He often depicted the people he encountered in Bourj Hammoud, the suburb of Beirut where he lived. Many of these were Armenian refugees like his own family and his keen awareness of the trauma of exile and its physical and psychological impact on human beings is reflected in his abstracted, faceless figures. He usually showed the figures huddled together in an unrecognisable setting as a gesture of overcoming displacement, separation and isolation. Although they were based on his personal experiences, Guiragossian’s paintings speak about the universal human condition, and his palette ranging from pale pastels to brighter shades explores the various facets and complexities of human existence.

The exhibition features many paintings on themes of exile, collective struggle and kinship such as Silhouttes, a 1987 work from the collection of Shaikha Salama Bint Hamdan Al Nahyan; Journey from the same period loaned by Charles Al Sidawi; The Long March from the collection of Abdul Rahman Al Owais; and the 1980 Le Marriage loaned by Dr Lamees Hamdan.

La Famille from Dr Farhad Farjam’s collection

Guiragossian was brought up by a single mother who had to leave him in boarding convents during his childhood. His emotions about her absence and his reverence for the role of women in society as symbols of love, peace and hope are reflected in his recurring exploration of the theme of mother and child. This can be seen in paintings such as Le Centre Du Monde, a 1983 work from the collection of Zaki Nusseibeh showing a mother tenderly embracing her child, done in shades of white; the much brighter Le Famille loaned by Dr Farhad Farjam; and Madonna & Child, a 1957 work from the Barjeel collection that reflects his early interest in Christian iconography.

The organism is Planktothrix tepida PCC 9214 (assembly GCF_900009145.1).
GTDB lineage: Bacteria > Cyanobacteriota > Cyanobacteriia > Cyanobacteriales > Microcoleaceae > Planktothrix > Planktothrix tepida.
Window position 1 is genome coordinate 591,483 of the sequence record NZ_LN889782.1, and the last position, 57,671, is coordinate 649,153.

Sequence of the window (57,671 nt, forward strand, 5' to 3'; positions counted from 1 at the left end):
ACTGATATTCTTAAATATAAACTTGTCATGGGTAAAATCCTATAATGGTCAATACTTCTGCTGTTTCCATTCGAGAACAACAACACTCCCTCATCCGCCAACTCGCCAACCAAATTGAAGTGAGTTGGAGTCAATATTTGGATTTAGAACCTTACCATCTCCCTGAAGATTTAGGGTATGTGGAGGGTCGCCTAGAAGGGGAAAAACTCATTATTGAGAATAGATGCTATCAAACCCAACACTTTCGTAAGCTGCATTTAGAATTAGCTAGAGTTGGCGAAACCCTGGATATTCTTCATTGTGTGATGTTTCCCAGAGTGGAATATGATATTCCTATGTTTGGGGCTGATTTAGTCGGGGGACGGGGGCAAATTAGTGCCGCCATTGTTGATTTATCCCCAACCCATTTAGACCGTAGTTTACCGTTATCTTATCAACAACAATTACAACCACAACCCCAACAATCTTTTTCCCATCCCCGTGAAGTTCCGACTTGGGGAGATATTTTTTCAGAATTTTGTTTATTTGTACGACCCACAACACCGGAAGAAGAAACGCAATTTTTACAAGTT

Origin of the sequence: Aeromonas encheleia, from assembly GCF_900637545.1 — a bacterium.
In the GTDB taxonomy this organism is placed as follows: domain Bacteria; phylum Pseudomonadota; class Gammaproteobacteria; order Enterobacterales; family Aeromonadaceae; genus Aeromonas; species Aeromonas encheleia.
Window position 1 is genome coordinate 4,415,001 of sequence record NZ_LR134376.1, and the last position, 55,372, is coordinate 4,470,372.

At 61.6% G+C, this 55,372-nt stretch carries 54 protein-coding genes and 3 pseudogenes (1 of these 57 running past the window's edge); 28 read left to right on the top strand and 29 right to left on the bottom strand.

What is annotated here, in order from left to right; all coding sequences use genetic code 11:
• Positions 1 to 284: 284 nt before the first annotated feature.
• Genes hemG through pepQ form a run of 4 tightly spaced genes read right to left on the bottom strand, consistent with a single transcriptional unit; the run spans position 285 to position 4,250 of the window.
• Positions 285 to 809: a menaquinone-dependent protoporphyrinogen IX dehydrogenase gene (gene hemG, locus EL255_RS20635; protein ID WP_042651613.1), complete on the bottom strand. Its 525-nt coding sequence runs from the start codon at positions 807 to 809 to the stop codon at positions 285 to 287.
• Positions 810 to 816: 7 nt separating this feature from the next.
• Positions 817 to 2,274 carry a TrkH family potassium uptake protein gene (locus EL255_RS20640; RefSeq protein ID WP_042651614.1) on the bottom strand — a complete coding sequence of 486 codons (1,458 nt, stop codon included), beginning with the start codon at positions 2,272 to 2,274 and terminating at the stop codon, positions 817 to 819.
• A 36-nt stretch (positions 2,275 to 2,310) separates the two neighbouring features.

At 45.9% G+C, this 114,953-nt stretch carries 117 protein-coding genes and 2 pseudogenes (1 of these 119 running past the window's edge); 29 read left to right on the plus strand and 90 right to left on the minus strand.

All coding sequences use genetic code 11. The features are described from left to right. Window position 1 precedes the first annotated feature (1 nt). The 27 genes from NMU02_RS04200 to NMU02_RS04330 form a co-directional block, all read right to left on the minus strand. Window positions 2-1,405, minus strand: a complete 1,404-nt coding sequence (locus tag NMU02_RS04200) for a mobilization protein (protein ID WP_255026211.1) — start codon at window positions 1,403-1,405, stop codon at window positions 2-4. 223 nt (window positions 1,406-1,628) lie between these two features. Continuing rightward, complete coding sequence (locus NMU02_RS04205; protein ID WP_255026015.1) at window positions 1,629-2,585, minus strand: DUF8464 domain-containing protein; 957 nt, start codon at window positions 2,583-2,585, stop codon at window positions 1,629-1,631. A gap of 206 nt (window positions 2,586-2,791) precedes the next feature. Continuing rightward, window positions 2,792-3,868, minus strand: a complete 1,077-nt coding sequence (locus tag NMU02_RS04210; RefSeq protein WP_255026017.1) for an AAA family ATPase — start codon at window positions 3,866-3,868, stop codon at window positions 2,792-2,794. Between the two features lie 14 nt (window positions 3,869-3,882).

“Paul Guiragossian was a man born without state or nation and described himself as a man born without borders. He never knew a life that was not threatened by exile or conflict. So he looked beyond notions of belonging to tribe or country and focused on what it means to be human, or to simply exist. His work offers the viewer an understanding of his personal struggle at different moments in his life. Through his exploration of the human experience, Guiragossian also offers an understanding of the effects of socio-political struggles in the Arab region at several key historical moments — the years leading up to the creation of the state of Israel, the Arab-Israeli War of 1967 and the Lebanese Civil War. His practice centred on exploring ideas of displacement, belonging and human existence — themes that still resonate today, given the increasing movement of people worldwide due to ongoing conflicts and political upheaval,” Maisa Qassimi says.

Manuella Guiragossian adds, “Being raised away from his parents and living through war and forced migration, he could have become a bitter person but instead, my father gave inspiration and hope to an entire nation and to Armenians and Arabs alike. He never lost faith in humanity and this will forever be transmitted through his extensive body of work. As a child my father told me that his paintings will be alive a 100 years after he is gone and part of him would become part of the family that owns his work. Every day, through my work with the Paul Guiragossian Foundation, which our family established in 2011, I am brought together with strangers who quickly become like family because of the connection we make through my late father and his work. This exhibition has given me an opportunity to meet my extended family of collectors in the UAE who understand and appreciate his work and connect with it.”

Paul Guiragossian: Testimonies of Existence will run at the Barjeel Art Foundation’s space in Maraya Art Centre, Al Qasba, Sharjah until April 28.